18 September 2008 IHHNV removed from imported prawn tests AQIS removes the condition that imported prawns must be tested for IHHNV following the Aquatic Consultative Committee on Emergency Animal Diseases’ decision that the disease cannot be eradicated from Australia. Biosecurity Australia, Biosecurity Australia advice 2008/30: Importation of prawns and prawn products: amended interim quarantine measures, 12 September 2008.
October 2009 Final Import Risk Analysis (IRA) for prawns and prawn products released Biosecurity Australia, Biosecurity Australia advice 2009/25: Release of final import risk analysis report for prawns and prawn products, 7 October 2009.
April 2010 Import conditions for prawns changed Recommendations from the IRA are incorporated. These conditions only differ slightly from those introduced in 2007. Unpeeled raw prawns are permitted from New Caledonia only, which Australia recognises as free of WSD. Biosecurity Australia, Biosecurity Australia advice 2010/11: quarantine policy determination for prawns and prawn products, 22 April 2010.
3 September 2010 Consignment of infected prawns mistakenly released from Quarantine 20 tonnes of prawn products imported from Malaysia were mistakenly released from Quarantine despite testing positive for WSD. The products included farmed peeled raw prawns and wild caught peeled prawns and prawn cutlets. Four out of 13 samples tested positive. It is unclear which prawns carried WSD as all products were tested as one batch. K Dunn, An examination of the likelihood of imported raw peeled prawns that tested positive for White Spot Syndrome Virus (WSSV) and were mistakenly released into Australia by the Biosecurity Services Group (BSG) entering high risk pathways and of then causing WSSV to establish in Australia, Department of Agriculture, Fisheries and Forestry, 30 November 2010.
30 November 2010 Mistaken release of WSD infected prawns considered low risk The Interim Inspector General of Biosecurity determines that the likelihood of the released 20 tonnes of prawns causing an infection in Australia is ‘extremely low’, and the likelihood of the released prawns causing WSD to become established in Australia is ‘negligible’. A total of 3.5 tonnes of the shipment was recalled and exported out of Australia. K Dunn, An examination of the likelihood of imported raw peeled prawns that tested positive for White Spot Syndrome Virus (WSSV) and were mistakenly released into Australia by the Biosecurity Services Group (BSG) entering high risk pathways and of then causing WSSV to establish in Australia, Department of Agriculture, Fisheries and Forestry, 30 November 2010;
30 November 2010 Mistaken release due to ‘human error’, additional release identified The Interim Inspector General of Biosecurity reviewed the release of the 20 tonnes of prawns and determined that the incident was down to human error. As part of the review another shipment of 8.5 tonnes of prawns that was positive for WSD was found to have been released in July 2010. K Dunn, An examination of what caused a consignment of imported raw peeled prawns that tested positive for White Spot Syndrome Virus (WSSV) to be mistakenly released into Australia by the Biosecurity Services Group (BSG), Department of Agriculture, Fisheries and Forestry, 30 November 2010.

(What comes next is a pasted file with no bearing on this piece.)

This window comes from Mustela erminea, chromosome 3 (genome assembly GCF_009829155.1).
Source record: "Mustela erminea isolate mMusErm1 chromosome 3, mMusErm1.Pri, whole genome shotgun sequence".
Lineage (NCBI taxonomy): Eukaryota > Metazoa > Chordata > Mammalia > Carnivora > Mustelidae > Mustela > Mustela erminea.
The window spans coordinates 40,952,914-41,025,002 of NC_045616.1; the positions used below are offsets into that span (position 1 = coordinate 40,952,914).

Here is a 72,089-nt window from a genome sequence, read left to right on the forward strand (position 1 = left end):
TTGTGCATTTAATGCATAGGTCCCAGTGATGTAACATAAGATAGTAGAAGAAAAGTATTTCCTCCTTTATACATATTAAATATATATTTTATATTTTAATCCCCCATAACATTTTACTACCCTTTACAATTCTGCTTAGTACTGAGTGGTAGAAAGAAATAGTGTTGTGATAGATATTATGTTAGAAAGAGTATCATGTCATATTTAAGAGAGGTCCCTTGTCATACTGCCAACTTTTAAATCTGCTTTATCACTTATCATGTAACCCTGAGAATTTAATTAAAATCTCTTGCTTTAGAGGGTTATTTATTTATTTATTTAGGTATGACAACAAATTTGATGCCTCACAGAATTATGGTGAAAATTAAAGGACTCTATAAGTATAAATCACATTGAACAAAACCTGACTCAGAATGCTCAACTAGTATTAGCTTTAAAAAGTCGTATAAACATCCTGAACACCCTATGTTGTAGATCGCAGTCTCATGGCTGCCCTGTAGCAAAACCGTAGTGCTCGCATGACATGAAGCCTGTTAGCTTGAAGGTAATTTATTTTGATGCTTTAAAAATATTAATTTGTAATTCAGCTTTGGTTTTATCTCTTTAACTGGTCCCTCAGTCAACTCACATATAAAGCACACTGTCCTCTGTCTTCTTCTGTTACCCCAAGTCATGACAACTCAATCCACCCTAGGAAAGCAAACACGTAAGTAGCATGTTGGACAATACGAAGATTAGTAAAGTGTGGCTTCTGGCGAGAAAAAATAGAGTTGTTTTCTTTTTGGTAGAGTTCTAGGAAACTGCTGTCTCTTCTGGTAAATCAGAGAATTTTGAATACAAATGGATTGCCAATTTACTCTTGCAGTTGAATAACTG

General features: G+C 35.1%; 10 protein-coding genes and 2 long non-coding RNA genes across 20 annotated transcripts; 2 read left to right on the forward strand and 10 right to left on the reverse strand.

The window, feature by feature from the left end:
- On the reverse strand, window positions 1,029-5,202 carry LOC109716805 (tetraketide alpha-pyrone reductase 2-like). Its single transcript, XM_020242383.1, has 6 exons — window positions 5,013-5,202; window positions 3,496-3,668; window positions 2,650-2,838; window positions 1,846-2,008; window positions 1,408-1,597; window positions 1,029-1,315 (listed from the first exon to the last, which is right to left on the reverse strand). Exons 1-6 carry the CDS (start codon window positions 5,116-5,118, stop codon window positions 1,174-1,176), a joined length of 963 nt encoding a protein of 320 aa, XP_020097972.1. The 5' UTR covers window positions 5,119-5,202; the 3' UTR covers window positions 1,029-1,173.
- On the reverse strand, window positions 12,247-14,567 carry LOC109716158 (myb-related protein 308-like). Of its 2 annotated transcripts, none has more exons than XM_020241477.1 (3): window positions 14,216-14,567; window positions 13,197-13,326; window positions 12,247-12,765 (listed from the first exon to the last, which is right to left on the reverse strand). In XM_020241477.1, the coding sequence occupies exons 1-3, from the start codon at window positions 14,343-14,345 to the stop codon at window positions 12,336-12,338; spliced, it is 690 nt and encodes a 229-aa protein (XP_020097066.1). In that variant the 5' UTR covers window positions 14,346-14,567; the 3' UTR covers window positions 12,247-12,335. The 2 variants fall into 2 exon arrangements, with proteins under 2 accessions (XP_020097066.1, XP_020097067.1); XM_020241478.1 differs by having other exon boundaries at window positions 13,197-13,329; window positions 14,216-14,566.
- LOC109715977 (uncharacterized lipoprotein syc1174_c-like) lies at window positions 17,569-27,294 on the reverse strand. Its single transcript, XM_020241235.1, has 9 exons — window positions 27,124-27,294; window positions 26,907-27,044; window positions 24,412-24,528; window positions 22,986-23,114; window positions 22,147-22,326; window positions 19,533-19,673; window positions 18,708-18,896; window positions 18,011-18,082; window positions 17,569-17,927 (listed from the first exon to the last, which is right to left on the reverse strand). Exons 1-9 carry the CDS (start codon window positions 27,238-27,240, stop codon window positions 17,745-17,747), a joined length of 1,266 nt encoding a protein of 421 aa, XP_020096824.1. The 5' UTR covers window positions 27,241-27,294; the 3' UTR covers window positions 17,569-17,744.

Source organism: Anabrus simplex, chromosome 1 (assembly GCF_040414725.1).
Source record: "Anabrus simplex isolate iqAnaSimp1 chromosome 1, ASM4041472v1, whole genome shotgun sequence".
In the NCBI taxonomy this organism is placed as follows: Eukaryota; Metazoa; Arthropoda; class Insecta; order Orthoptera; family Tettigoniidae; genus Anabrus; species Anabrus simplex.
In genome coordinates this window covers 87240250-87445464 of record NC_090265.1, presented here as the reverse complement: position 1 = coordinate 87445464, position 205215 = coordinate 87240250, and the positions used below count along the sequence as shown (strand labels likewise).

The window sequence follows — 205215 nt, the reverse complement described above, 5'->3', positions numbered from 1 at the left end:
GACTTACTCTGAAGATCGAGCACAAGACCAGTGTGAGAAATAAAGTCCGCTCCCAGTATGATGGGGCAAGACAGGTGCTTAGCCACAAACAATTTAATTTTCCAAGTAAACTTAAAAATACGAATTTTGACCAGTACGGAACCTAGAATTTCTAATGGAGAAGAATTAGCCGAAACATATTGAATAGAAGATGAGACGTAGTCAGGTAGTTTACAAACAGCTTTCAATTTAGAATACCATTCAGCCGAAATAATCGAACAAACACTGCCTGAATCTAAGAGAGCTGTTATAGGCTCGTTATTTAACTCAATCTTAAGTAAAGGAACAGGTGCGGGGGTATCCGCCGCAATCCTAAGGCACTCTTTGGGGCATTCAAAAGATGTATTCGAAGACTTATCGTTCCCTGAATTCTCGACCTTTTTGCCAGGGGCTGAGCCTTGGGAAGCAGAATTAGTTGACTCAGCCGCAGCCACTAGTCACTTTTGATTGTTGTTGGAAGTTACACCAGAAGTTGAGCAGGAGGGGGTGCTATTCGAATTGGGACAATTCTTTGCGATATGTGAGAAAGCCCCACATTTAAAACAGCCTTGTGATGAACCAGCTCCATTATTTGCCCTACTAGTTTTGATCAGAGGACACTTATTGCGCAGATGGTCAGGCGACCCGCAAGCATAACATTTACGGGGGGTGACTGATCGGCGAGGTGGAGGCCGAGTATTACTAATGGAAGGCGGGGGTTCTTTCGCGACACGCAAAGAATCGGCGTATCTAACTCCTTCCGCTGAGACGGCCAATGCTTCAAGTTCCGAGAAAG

2012 WSD spreads to east Africa WSD is detected in Mozambique in 2011 and then in Madagascar in 2012. The disease is now considered widespread in the western Indian Ocean. M Le Groumellec, ‘Expert opinion: White Spot Disease in Africa: second occurrence in the Mozambique Channel’, World Organisation for Animal Health Africa, May 2012
September 2013 Second version of Australian aquatic veterinary emergency plan (aquavet plan) for WSD released Department of Agriculture, Australian aquatic veterinary emergency plan (aquavet plan): White Spot Disease, September 2013.
24 November 2016 Prawns begin to die on a prawn farm in Logan River A prawn farmer notifies Biosecurity Queensland of a small die-off of prawns on his farm. He takes samples to be genetically tested. BK Diggles, Field observations and assessment of the response to an outbreak of White Spot Disease (WSD) in Black Tiger Prawns (Penaeus monodon) farmed on the Logan River in November 2016, report prepared for the Fisheries Research and Development Corporation, 21 February 2017.
25 November 2016 Biosecurity Queensland samples sick prawns According to the report commissioned by the Fisheries Research and Development Corporation, the same prawn farmer is advised by Biosecurity Queensland to ‘do whatever was required to get the best results’ from sick prawn pond. Farmer begins flushing the pond with fresh water from Logan River, discharging pond water back into the river. BK Diggles, Field observations and assessment of the response to an outbreak of White Spot Disease (WSD) in Black Tiger Prawns (Penaeus monodon) farmed on the Logan River in November 2016, report prepared for the Fisheries Research and Development Corporation, 21 February 2017.